The Round Robin format in doubles … several tournaments have tried it and some tournament directors have avoided it. Is it good or bad for the game of senior tennis?
What is Round Robin?
In this format, teams are still seeded; but they are placed in groups of three to four teams, who all play each other. In the prototypical format, there are 16 teams that are divided into four groups of four teams each. And the winners of each group then move forward to play in the semi-finals.
Why Round Robin?
In my opinion, the pros significantly outweigh any cons that are voiced …
Avoids Delays: With the traditional format in most tournaments, the doubles starts on the second day, usually Tuesday, and then if you lose, maybe the doubles consolation starts on Wednesday or Thursday, but if you have bye, possibly as late as Friday. By then, players are leaving and you are lucky to get a match.
Avoids Consolation Matches: Consolation is also not fun for the TD who has to try to confirm who can play in the Consolation, and then schedule, hoping not to have defaults. In our younger days, singles was the main priority, but now in the 60 plus age category many players are specializing more in doubles.
Guaranteed Matches: Take a draw of 16 teams, which turns into 4 groups of 4: each team gets 3 matches starting on first day of the tournament, probably Monday. They know they will play three days; and if they are not a seeded team, they know they will play one, plus one or two more vs. their peers.
Player Scheduling Benefit: It does add a day to the playing of the event but look at what it does for the players… They get two or three guaranteed matches in the main draw starting at the beginning of the tournament, and if they don’t make the final rounds, they can go home. They can better schedule their travel and their hotel stays. With consolation doubles they must hang around and with an uncertain idea of when and how many matches they will get.
Lucky Losers: An added feature is the lucky loser provision. In a draw of 12 teams there are three RR groups of 4 with a bye spot into the final rounds. Instead of having a bye, take the second best team from all the groups using a TB systems and put them in the bye spot. This gives a team an actual second shot at winning the tournament after losing in the Round Robin.
Why NOT Round Robin?
According to NSMTA’s Larry Turville, “In talking with TD’s about the RR format, I hear that a few players don’t like it. Like any change, some don’t like it just because it is change. Otherwise, to the complaint of a seeded player that he has to play an extra match instead of getting a bye, one veteran tournament player believes he “owes it to the game” to provide a better format for the majority of players; another says he uses the round robin as a “warm up” for the more difficult matches to come.”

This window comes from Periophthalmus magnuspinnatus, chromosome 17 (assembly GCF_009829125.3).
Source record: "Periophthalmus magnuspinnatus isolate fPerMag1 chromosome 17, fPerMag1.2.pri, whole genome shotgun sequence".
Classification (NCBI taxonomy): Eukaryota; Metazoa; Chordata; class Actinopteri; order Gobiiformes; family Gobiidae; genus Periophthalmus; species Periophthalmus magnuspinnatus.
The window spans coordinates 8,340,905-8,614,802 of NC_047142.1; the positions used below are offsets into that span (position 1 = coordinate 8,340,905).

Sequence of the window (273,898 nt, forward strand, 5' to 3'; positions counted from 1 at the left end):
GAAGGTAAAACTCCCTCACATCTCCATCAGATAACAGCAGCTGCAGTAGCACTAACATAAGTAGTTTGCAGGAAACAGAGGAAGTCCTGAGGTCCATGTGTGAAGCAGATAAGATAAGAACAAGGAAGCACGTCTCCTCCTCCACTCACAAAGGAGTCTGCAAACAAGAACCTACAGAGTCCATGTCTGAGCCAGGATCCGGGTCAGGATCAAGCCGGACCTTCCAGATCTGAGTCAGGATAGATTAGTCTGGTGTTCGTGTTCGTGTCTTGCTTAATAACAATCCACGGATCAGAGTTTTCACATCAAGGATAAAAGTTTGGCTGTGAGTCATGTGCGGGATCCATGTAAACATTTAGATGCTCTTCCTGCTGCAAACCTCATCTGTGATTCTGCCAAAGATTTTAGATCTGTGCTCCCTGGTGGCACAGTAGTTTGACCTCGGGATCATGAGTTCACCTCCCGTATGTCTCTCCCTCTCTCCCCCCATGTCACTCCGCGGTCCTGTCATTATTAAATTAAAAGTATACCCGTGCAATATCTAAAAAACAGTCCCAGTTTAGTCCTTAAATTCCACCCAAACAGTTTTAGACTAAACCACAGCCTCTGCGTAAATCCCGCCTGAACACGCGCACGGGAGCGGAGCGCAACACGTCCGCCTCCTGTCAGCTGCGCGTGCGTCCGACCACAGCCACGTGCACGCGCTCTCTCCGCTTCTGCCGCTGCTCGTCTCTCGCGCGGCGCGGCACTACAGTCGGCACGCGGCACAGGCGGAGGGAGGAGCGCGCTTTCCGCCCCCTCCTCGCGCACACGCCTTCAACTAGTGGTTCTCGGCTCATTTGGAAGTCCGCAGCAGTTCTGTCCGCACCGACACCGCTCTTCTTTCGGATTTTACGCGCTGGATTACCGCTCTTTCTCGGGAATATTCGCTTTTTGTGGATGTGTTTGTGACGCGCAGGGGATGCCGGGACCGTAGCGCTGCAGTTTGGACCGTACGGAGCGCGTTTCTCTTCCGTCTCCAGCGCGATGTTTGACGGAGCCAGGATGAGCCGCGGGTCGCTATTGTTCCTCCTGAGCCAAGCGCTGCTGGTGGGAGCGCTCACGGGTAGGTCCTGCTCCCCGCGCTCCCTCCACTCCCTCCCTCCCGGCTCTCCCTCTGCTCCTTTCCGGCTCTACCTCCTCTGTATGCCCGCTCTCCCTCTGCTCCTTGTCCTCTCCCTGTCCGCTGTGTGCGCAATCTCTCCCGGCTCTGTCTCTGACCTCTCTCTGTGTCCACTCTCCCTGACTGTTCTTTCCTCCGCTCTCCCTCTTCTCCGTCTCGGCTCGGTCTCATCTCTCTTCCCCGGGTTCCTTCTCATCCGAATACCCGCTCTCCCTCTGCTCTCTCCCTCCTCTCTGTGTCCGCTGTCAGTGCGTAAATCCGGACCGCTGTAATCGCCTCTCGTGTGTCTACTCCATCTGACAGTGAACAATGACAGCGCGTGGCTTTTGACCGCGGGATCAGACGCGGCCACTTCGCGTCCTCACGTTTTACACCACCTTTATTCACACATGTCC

What do YOU think … Round Robin or Consolation Rounds?
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thoughts on “Round Robin Review”
March 3, 2019 at 10:50 am Edit
Good comments George and agree that the positives far outweigh the negatives for the general population of players.
March 3, 2019 at 11:09 am Edit
Two more negatives are… 1) you need either more courts or longer days to allow for all the extra matches, and 2) those guys playing both singles and doubles will be playing more and potentially either making it harder to schedule or getting injured (which causes defaults down the draw).
Still, I agree that the benefits overshadow the detriments. Most of us are trying to play MORE matches, not fewer.
Terry, i believe, without all those consol matches, there may be FEWER total matches on the courts. thanks, george
March 3, 2019 at 12:14 pm Edit
Only got to play that first doubles only tournament, but I found *nothing* negative about the format. *And*, Larry even ad-libbed a separate consolation tournament that worked out well – even modifying it when there was a no-show or two. Best run doubles event I’ve ever participated in. Love the format.
March 3, 2019 at 2:29 pm Edit
I’ve played a few round robin format matches…I like the format.
I think it’s great for the game
March 3, 2019 at 2:55 pm Edit